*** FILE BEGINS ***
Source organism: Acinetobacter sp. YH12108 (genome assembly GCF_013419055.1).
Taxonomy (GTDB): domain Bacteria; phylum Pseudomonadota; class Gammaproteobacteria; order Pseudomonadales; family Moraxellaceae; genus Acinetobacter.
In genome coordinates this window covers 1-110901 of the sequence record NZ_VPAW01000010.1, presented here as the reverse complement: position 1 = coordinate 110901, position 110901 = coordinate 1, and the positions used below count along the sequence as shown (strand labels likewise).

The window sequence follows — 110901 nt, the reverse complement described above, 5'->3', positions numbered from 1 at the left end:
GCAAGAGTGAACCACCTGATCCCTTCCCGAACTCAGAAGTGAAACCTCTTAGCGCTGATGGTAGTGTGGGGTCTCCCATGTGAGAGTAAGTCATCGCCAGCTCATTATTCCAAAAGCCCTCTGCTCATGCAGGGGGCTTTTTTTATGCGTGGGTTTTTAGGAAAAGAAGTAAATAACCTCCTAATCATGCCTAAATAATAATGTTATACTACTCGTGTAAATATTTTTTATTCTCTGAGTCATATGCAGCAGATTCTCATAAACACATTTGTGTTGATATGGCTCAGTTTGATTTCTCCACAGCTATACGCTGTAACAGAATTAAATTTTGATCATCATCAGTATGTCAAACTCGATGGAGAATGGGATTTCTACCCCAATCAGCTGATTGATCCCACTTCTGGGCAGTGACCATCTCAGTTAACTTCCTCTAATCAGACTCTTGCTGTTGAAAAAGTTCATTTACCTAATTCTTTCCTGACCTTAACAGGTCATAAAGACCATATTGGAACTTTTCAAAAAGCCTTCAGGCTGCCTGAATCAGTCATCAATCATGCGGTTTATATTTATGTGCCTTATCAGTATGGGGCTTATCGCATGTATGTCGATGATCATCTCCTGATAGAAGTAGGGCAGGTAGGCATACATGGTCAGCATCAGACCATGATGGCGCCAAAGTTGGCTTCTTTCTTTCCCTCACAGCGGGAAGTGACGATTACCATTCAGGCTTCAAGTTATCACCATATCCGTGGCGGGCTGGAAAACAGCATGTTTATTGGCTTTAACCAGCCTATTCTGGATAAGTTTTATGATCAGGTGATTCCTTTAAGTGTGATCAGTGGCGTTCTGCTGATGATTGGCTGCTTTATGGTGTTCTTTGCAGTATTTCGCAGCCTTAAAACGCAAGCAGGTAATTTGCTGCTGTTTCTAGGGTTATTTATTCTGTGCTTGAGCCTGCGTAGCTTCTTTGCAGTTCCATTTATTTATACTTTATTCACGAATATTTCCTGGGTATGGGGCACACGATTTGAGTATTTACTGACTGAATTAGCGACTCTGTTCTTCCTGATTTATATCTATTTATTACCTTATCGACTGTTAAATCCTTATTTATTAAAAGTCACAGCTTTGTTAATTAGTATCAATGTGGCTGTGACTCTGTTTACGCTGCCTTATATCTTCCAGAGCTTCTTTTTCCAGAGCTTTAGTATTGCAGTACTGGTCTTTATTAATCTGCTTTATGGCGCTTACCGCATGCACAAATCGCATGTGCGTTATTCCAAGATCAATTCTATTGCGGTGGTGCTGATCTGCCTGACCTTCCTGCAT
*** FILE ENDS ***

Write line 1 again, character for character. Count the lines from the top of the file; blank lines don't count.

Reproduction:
Source organism: Acinetobacter sp. YH12108 (genome assembly GCF_013419055.1).